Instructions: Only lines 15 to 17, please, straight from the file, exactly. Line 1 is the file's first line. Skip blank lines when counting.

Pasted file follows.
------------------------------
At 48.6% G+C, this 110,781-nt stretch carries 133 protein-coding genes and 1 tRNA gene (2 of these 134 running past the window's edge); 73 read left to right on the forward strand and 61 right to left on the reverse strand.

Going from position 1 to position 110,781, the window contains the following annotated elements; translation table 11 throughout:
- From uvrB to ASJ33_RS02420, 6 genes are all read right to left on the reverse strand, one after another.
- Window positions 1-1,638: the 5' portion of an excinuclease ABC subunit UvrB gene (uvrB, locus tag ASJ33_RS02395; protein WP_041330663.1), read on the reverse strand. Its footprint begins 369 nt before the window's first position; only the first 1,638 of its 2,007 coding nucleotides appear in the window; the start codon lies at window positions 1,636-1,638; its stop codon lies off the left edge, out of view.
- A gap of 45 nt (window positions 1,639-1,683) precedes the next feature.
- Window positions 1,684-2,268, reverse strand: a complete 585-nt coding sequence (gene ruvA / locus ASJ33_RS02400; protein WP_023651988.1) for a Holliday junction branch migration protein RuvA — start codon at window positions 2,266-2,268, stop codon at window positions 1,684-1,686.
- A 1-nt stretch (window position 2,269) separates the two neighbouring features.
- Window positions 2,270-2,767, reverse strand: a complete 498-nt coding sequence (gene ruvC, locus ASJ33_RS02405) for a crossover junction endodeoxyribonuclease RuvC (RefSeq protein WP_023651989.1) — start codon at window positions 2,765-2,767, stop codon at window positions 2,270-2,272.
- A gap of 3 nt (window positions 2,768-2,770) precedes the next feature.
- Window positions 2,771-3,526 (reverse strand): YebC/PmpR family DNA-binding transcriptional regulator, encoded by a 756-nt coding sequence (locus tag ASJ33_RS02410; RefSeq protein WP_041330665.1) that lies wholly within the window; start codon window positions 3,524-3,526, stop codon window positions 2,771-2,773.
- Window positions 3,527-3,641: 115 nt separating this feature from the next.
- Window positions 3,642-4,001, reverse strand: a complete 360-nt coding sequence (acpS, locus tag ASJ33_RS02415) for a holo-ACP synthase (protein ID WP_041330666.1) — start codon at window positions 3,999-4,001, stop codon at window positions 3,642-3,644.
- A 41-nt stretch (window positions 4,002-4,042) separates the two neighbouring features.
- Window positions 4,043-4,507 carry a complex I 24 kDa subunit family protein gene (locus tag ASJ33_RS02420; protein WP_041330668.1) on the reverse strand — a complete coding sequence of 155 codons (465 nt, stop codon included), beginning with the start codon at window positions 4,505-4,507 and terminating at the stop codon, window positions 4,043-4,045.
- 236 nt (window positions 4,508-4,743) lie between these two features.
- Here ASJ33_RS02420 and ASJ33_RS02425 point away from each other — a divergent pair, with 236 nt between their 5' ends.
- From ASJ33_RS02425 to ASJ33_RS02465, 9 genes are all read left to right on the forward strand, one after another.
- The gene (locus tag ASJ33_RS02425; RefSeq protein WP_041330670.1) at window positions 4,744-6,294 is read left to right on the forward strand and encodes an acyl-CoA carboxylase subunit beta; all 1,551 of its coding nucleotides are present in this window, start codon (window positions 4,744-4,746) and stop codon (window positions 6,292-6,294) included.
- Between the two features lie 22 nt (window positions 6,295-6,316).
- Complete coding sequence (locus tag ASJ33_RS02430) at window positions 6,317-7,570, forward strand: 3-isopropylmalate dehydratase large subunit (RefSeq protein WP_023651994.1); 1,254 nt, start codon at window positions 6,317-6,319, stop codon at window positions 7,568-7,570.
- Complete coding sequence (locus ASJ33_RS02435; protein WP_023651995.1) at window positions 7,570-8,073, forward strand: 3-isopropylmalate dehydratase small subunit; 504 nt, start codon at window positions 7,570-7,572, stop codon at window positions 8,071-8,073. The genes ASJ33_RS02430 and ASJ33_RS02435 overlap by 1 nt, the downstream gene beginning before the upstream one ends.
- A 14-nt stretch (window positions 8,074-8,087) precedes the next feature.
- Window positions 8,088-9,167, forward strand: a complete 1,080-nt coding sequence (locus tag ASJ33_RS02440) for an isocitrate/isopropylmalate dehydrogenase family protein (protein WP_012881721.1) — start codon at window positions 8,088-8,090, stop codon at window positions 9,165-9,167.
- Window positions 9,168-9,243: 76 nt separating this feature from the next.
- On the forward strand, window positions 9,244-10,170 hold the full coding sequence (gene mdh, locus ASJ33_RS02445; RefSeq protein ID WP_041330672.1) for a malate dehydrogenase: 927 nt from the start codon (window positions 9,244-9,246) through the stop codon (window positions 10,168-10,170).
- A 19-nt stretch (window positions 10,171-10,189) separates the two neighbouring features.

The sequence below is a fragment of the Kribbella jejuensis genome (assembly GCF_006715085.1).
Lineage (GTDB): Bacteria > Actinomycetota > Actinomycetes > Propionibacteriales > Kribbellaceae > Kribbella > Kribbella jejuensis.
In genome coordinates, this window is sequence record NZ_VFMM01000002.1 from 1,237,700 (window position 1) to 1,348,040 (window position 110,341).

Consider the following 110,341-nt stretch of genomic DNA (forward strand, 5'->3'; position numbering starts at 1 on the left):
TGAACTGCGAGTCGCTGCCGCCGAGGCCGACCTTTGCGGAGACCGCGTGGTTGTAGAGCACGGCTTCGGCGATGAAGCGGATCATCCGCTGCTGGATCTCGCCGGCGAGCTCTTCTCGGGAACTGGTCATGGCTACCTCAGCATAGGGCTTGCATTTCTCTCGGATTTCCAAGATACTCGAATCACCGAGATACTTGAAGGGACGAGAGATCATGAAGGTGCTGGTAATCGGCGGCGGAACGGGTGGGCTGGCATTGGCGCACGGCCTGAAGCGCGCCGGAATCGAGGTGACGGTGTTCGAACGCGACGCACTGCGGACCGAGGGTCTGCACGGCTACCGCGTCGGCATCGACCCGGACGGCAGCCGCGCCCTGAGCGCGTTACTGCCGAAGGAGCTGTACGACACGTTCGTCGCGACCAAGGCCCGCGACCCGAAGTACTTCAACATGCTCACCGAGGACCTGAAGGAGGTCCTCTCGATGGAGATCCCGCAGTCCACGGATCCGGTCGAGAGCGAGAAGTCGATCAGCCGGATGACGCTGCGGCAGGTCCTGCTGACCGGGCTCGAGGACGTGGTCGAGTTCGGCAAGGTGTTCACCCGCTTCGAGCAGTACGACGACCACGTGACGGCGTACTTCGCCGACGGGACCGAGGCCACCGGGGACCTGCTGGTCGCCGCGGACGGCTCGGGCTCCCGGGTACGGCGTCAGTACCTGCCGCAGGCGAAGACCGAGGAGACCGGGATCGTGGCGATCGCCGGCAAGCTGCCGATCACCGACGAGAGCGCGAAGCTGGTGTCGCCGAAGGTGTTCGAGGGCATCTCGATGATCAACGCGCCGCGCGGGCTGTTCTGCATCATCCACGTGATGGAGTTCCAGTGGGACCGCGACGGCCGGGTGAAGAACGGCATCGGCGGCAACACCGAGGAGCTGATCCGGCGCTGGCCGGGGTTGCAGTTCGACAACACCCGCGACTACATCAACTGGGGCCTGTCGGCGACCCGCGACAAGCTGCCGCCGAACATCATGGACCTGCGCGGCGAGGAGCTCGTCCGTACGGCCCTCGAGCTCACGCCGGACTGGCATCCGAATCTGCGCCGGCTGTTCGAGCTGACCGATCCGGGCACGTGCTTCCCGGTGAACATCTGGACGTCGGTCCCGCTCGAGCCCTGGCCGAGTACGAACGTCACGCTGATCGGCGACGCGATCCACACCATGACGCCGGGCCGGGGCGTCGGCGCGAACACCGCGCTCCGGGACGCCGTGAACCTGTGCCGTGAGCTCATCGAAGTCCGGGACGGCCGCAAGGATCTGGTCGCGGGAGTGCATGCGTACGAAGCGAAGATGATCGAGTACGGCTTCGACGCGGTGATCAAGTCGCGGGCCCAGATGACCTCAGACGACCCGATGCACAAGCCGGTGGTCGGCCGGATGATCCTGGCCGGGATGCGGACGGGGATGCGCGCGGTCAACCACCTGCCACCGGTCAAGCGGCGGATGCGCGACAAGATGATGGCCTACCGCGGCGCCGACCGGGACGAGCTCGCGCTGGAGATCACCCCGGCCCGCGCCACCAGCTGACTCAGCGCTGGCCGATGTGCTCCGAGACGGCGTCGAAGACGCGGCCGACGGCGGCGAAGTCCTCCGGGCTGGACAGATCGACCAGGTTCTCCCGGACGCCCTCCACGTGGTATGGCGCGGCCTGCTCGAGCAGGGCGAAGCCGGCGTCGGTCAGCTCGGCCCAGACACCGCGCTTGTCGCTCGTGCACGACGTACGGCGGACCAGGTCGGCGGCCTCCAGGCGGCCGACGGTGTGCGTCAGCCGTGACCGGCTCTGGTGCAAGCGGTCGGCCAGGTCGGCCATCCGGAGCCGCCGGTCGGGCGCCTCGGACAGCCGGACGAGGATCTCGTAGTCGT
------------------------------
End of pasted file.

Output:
- 236 nt (window positions 4,508-4,743) lie between these two features.
- Here ASJ33_RS02420 and ASJ33_RS02425 point away from each other — a divergent pair, with 236 nt between their 5' ends.
- From ASJ33_RS02425 to ASJ33_RS02465, 9 genes are all read left to right on the forward strand, one after another.